May 16, 2017: Science China. Life Sciences
https://www.readbyqxmd.com/read/28524815/anchoring-high-concentrations-of-syngap-at-postsynaptic-densities-via-liquid-liquid-phase-separation
#8
Menglong Zeng, Guanhua Bai, Mingjie Zhang
SynGAP, encoded by SYNGAP1, is a Ras/Rap GTPase activator specifically expressed in the nervous systems. SynGAP is one of the most abundant proteins in the postsynaptic densities (PSDs) of excitatory synapses and acts as a critical synaptic activity brake by tuning down synaptic GTPase activities. Mutations of SYNGAP1 have been frequently linked to brain disorders including intellectual disability, autisms, and seizure. SynGAP has been shown to undergo fast dispersions from synapses in response to stimulations, a strategy that neurons use to control the specific activities of the enzyme within the tiny, semi-open compartments in dendritic spines...
May 19, 2017: Small GTPases
https://www.readbyqxmd.com/read/28521702/role-of-ectonucleotidases-in-the-synapse-formation-during-brain-development-physiological-and-pathological-implications
#9
Ivana Grković, Dunja Drakulić, Jelena Martinović, Nataša Mitrović
Extracellular adenine nucleotides and nucleosides, such as ATP and adenosine, are among the most recently identified and least investigated diffusible signaling factors that contribute to the structural and functional remodeling of the brain, both during embryonic and postnatal development. Their levels in the extracellular milieu are tightly controlled by various ectonucleotidases: ectonucleotide pyrophosphatase/phosphodiesterases (E-NPP), alkaline phosphatases (AP), ectonucleoside triphosphate diphosphohydrolases (E-NTPDases) and ecto-5'-nucleotidase (eN)...
May 18, 2017: Current Neuropharmacology
https://www.readbyqxmd.com/read/28502042/tale-of-the-good-and-the-bad-cdk5-remodeling-of-the-actin-cytoskeleton-in-the-brain
#10
REVIEW
Kavita Shah, Sandra Rossie
Cdk5 kinase, a cyclin-dependent kinase family member, is a key regulator of cytoskeletal remodeling in the brain. Cdk5 is essential for brain development during embryogenesis. After birth, it is essential for numerous neuronal processes such as learning and memory formation, drug addiction, pain signaling, and long-term behavior changes, all of which rely on rapid alterations in the cytoskeleton. Cdk5 activity is deregulated in various brain disorders including Alzheimer's disease, Parkinson's disease, amyotrophic lateral sclerosis, and ischemic stroke, resulting in profound remodeling of the neuronal cytoskeleton, loss of synapses, and ultimately neurodegeneration...
May 13, 2017: Molecular Neurobiology
https://www.readbyqxmd.com/read/28500132/the-zinc-finger-e-box-binding-homeobox-1-zeb1-promotes-the-conversion-of-mouse-fibroblasts-into-functional-neurons
#11
Long Yan, Yue Li, Zixiao Shi, Xiaoyin Lu, Jiao Ma, Baoyang Hu, Jianwei Jiao, Hongmei Wang
The zinc finger E-box binding transcription factor Zeb1 plays a pivotal role in the epithelial-mesenchymal transition (EMT). Numerous studies have focused on the molecular mechanisms by which Zeb1 contributes to this process. However, the functions of Zeb1 beyond EMT remain largely elusive. Using a transdifferentiation system to convert mouse embryonic fibroblasts (MEFs) into functional neurons via the neuronal transcription factors Achaete-scute family bHLH transcription factor1 (Ascl1), POU class 3 homeobox 2 (POU3F2/Brn2) and Neurogenin 2 (Neurog2, Ngn2) (ABN), we found that Zeb1 was up-regulated during the early stages of transdifferentiation...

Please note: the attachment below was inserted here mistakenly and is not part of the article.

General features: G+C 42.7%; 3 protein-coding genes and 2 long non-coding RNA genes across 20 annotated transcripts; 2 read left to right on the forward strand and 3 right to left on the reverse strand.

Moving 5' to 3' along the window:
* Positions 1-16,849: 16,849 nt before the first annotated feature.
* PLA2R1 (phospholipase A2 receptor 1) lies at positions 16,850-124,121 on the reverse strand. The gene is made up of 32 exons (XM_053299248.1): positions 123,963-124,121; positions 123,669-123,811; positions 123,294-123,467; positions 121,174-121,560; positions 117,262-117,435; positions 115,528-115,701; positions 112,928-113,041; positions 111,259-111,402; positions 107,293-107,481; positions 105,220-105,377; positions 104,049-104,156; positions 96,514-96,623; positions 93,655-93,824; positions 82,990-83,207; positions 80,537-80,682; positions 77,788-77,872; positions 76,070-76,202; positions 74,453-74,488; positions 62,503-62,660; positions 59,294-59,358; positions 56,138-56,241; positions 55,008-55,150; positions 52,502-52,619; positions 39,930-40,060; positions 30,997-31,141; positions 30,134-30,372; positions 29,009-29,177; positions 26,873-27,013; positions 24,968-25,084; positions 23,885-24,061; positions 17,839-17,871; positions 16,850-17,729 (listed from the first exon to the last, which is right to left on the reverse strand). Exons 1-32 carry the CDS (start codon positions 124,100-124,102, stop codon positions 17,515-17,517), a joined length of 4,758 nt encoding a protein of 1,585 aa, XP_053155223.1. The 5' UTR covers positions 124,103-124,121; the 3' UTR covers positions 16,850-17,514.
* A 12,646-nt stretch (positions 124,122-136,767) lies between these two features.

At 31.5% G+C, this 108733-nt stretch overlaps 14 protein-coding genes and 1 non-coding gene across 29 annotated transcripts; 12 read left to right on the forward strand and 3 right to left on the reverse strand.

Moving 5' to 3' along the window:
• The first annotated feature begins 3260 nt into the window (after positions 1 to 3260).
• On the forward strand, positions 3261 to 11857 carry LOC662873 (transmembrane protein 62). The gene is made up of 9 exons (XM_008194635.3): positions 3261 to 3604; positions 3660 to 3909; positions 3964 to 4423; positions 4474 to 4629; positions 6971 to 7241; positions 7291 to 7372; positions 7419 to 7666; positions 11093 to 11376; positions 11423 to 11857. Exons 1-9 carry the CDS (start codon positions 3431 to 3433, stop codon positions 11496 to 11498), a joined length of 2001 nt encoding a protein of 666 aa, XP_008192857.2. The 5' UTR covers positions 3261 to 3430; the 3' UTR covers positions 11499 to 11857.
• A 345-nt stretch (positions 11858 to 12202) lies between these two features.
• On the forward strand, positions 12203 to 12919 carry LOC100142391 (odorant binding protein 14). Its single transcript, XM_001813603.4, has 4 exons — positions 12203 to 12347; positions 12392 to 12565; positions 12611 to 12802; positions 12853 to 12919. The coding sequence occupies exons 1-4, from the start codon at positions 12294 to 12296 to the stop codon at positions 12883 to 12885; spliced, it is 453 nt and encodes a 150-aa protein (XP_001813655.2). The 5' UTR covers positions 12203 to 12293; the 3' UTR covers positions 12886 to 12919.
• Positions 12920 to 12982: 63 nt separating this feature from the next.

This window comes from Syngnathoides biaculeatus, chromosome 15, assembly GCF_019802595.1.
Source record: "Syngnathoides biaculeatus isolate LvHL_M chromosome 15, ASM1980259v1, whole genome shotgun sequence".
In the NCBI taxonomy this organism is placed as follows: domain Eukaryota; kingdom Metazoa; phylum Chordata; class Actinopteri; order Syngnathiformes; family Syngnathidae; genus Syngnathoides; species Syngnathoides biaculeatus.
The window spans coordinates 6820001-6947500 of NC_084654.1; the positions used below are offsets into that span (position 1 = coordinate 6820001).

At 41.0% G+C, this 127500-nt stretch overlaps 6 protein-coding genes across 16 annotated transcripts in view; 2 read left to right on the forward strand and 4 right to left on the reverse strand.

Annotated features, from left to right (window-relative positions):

May 12, 2017: Journal of Biological Chemistry
https://www.readbyqxmd.com/read/28497586/r-ras-deficiency-does-not-affect-papain-induced-ige-production-in-mice
#12
Laura Kummola, Zsuzsanna Ortutay, Maria Vähätupa, Stuart Prince, Hannele Uusitalo-Järvinen, Tero A H Järvinen, Ilkka S Junttila
INTRODUCTION: R-Ras GTPase has recently been implicated in the regulation of immune functions, particularly in dendritic cell (DC) maturation, immune synapse formation, and subsequent T cell responses. METHODS: Here, we investigated the role of R-Ras in allergen-induced immune response (type 2 immune response) in Rras deficient (R-Ras KO) and wild type (WT) mice. RESULTS: Initially, we found that the number of conventional DC's in the lymph nodes (LNs) was reduced in R-Ras KO mice...
May 11, 2017: Immunity, Inflammation and Disease
https://www.readbyqxmd.com/read/28496137/tumor-suppressor-menin-is-required-for-subunit-specific-nachr-%C3%AE-5-transcription-and-nachr-dependent-presynaptic-facilitation-in-cultured-mouse-hippocampal-neurons
#13
Angela M Getz, Fenglian Xu, Frank Visser, Roger Persson, Naweed I Syed
In the central nervous system (CNS), cholinergic transmission induces synaptic plasticity that is required for learning and memory. However, our understanding of the development and maintenance of cholinergic circuits is limited, as the factors regulating the expression and clustering of neuronal nicotinic acetylcholine receptors (nAChRs) remain poorly defined. Recent studies from our group have implicated calpain-dependent proteolytic fragments of menin, the product of the MEN1 tumor suppressor gene, in coordinating the transcription and synaptic clustering of nAChRs in invertebrate central neurons...
May 11, 2017: Scientific Reports
https://www.readbyqxmd.com/read/28495800/mechanically-patterned-neuromuscular-junctions-in-a-dish-have-improved-functional-maturation
#14
Cassandra L Happe, Kevin P Tenerelli, Anastasia K Gromova, Frederic Kolb, Adam J Engler
Motor neuron (MN) diseases are progressive disorders resulting from degeneration of neuromuscular junctions (NMJs), which form the connection between MNs and muscle fibers. NMJ-in-a-dish models have been developed to examine human MN-associated dysfunction with disease; however such co-culture models have randomly oriented myotubes with immature synapses that contract asynchronously. Mechanically patterned (MP) extracellular matrix with alternating soft and stiff stripes improve current NMJ-in-a-dish models by inducing both mouse and human myoblast durotaxis to stripes where they aligned, differentiated, and fused into patterned myotubes...